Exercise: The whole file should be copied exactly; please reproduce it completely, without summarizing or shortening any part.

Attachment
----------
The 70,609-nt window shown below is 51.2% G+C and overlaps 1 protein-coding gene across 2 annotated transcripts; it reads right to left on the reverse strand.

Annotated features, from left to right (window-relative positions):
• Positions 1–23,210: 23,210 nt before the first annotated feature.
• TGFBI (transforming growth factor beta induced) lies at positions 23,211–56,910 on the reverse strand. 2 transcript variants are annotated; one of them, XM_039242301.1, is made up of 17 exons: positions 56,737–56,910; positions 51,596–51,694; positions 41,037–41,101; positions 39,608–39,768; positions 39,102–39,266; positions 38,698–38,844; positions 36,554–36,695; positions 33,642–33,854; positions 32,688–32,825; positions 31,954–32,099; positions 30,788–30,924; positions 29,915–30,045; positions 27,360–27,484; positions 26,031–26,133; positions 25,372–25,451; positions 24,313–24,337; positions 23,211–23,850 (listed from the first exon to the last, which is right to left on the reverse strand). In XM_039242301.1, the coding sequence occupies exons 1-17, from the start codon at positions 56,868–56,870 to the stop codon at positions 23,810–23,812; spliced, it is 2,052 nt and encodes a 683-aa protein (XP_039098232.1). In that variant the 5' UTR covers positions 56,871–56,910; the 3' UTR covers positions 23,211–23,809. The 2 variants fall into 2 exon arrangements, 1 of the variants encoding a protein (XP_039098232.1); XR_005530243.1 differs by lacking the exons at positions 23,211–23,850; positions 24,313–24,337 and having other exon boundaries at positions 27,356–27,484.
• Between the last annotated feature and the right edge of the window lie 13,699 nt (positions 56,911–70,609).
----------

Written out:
The 70,609-nt window shown below is 51.2% G+C and overlaps 1 protein-coding gene across 2 annotated transcripts; it reads right to left on the reverse strand.

Annotated features, from left to right (window-relative positions):
• Positions 1–23,210: 23,210 nt before the first annotated feature.
• TGFBI (transforming growth factor beta induced) lies at positions 23,211–56,910 on the reverse strand. 2 transcript variants are annotated; one of them, XM_039242301.1, is made up of 17 exons: positions 56,737–56,910; positions 51,596–51,694; positions 41,037–41,101; positions 39,608–39,768; positions 39,102–39,266; positions 38,698–38,844; positions 36,554–36,695; positions 33,642–33,854; positions 32,688–32,825; positions 31,954–32,099; positions 30,788–30,924; positions 29,915–30,045; positions 27,360–27,484; positions 26,031–26,133; positions 25,372–25,451; positions 24,313–24,337; positions 23,211–23,850 (listed from the first exon to the last, which is right to left on the reverse strand). In XM_039242301.1, the coding sequence occupies exons 1-17, from the start codon at positions 56,868–56,870 to the stop codon at positions 23,810–23,812; spliced, it is 2,052 nt and encodes a 683-aa protein (XP_039098232.1). In that variant the 5' UTR covers positions 56,871–56,910; the 3' UTR covers positions 23,211–23,809. The 2 variants fall into 2 exon arrangements, 1 of the variants encoding a protein (XP_039098232.1); XR_005530243.1 differs by lacking the exons at positions 23,211–23,850; positions 24,313–24,337 and having other exon boundaries at positions 27,356–27,484.
• Between the last annotated feature and the right edge of the window lie 13,699 nt (positions 56,911–70,609).